We used refractive index measurements to directly quantitate the refractive index of several widely used detergents at various concentrations. In contrast to other methods, refractive index measurements allow the determination of standard curves for any detergent, independent of its chemical formula. Comparison of the unknown detergent sample with its standard curve yields the detergent concentration. Standard curves for polyoxyethylene(8)dodecyl ether (C12E9), n-dodecyl-β-D-maltopyranoside (DDM), n-tetradecylphosphocholine (FOS14), and lauryldimethylamine-N-oxide (LDAO) detergents are shown in Figure 1A. The change of refractive index with detergent concentration appears to be linear in the concentration range used in this study. Detergent concentrations as low as 0.0075% were accurately measured for FOS14 detergent, indicating that this method is very sensitive and can be applied to detergents with low critical micelle concentration (CMC). In this work, we focused on low-to-medium CMC detergents, because high CMC detergents (such as octyl glucoside) can be generally dialyzed. Therefore, unlike low CMC detergents, the known concentration of highCMC detergent can be obtained by dialysis. It should be possible, however, to measure high CMC detergent concentrations with this method using lower-sensitivity detectors (such as the P2 cell from Wyatt Technology).

Additional information provided by the slope of the standard curve of a particular detergent is the dn/dc value (change of refractive index as a function of concentration). The dn/dc value is needed in multi-angle laser light scattering (MALLS) experiments (Wyatt 1993) to determine the molecular weight of the scattering material. (For reviews of MALLS, see Wyatt 1993; Wen et al. 1996; Knobloch and Shaklee 1997; Folta-Stogniew and Williams 1999.) MALLS can be used to measure the molecular weight and oligomeric state of membrane proteins (Hayashi et al. 1989; Wen et al. 1996; Yernool et al. 2003), as well as to obtain the size of the protein-associated detergent micelle. However, to accurately analyze these measurements, it is necessary to obtain the detergent dn/dc value in addition to the known protein dn/dc value. Since the dn/dc values for most detergents are unknown, they must be determined experimentally (Fig. 1A; Table 1). Once the detergent dn/dc value is obtained, it is possible to determine the relative molecular weight ratio of protein to detergent, and thus determine the size of the detergent micelle associated with the membrane protein.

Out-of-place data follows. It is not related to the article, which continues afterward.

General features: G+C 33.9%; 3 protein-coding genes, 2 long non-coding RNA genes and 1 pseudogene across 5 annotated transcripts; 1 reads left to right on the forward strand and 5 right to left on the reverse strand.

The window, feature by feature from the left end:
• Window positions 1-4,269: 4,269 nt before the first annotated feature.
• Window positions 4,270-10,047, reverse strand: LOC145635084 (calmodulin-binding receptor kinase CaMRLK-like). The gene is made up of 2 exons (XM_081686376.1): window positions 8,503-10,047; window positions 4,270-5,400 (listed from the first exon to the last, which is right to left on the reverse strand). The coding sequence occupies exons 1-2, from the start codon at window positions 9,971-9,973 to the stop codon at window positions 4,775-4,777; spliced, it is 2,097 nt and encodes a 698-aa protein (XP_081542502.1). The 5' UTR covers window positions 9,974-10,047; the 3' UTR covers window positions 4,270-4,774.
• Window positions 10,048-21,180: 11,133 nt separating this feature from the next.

Size exclusion chromatography results

Determination of detergent concentration based on refractive index can also be accomplished in protein– detergent mixtures, although this requires that the free detergent is separated from the protein–detergent complex by size exclusion chromatography. Separation of detergent micelle from a protein–detergent complex might not be always possible if they are eluting closely together. However, since many membrane proteins exist as oligomers and the protein molecular weight is increased by associated detergent, detergent micelles often elute later than equivalent molecular weight proteins (data not shown). These properties together with the wide variety of available size exclusion columns make it possible to separate many membrane proteins from detergent micelles.

In our experiments, bovine serum albumin (BSA) was mixed with a known amount of detergent and injected onto a Shodex-804 size exclusion column, which was equilibrated in buffer containing LDAO detergent slightly above itsCMC. The protein was separated from unbound detergent, and the refractive index peak of the detergent was integrated. Figure 1B shows the size exclusion chromatograms at four different detergent concentrations. Integration of these peaks yielded the detergent standard curve shown in Figure 1C. The extrapolation to zero peak area does not go through the origin most likely, because the column had to be equilibrated at a detergent concentration above the CMC in order for the detergent micelles not to fall apart after injection. Separation of the membrane protein synaptobrevin from unbound detergent micelles was also accomplished in several detergents (data not shown). The ability to measure the amount of uncomplexed detergent can be used to modify the purification protocol, thus obtaining preparations with higher functionality, reproducibility, membrane protein stability, and increasing the chance of membrane protein crystallization.